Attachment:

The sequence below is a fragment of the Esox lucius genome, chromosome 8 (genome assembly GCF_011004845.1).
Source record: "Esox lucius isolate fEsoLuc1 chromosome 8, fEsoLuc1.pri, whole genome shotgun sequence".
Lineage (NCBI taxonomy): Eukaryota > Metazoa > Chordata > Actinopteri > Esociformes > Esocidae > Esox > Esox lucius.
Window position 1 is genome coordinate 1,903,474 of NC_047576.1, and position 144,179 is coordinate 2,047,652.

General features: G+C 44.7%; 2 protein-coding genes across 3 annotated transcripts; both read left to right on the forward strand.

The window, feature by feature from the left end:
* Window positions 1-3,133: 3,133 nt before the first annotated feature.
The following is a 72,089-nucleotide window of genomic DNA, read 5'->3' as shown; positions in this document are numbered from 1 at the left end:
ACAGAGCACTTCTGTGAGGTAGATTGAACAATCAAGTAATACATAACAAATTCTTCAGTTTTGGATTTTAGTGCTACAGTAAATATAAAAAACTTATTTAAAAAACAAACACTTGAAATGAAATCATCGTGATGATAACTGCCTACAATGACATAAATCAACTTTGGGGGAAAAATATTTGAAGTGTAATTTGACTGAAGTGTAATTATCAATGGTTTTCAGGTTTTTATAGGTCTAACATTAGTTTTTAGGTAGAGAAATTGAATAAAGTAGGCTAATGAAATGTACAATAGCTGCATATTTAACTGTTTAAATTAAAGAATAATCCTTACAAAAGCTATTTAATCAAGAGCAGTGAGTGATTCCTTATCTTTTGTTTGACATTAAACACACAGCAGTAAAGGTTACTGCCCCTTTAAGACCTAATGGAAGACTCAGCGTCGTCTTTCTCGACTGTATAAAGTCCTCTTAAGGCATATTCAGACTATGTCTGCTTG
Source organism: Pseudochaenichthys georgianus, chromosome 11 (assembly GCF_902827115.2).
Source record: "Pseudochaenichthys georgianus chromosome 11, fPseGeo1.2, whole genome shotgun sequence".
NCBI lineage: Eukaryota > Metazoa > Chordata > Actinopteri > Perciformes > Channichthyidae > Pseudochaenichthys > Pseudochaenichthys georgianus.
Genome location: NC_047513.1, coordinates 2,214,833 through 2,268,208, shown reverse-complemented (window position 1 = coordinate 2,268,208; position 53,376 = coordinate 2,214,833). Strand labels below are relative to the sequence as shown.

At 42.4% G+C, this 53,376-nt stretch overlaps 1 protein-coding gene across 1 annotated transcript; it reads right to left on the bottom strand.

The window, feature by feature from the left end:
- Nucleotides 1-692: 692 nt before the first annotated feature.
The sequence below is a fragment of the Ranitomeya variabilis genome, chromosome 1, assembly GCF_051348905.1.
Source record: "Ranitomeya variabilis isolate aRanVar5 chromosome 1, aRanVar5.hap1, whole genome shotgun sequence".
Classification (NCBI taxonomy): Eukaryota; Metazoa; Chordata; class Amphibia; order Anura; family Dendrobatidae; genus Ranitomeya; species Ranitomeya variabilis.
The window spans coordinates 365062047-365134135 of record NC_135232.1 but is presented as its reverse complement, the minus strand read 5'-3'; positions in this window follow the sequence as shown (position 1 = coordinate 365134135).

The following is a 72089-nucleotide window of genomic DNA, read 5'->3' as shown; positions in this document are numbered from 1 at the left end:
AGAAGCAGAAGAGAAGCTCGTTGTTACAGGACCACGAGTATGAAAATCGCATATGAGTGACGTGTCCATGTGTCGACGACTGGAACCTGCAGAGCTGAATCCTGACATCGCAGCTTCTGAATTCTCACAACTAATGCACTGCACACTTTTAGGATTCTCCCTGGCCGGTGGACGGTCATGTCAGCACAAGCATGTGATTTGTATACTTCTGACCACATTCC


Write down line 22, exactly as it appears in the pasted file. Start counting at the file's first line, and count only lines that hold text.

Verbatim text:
AGAAGCAGAAGAGAAGCTCGTTGTTACAGGACCACGAGTATGAAAATCGCATATGAGTGACGTGTCCATGTGTCGACGACTGGAACCTGCAGAGCTGAATCCTGACATCGCAGCTTCTGAATTCTCACAACTAATGCACTGCACACTTTTAGGATTCTCCCTGGCCGGTGGACGGTCATGTCAGCACAAGCATGTGATTTGTATACTTCTGACCACATTCC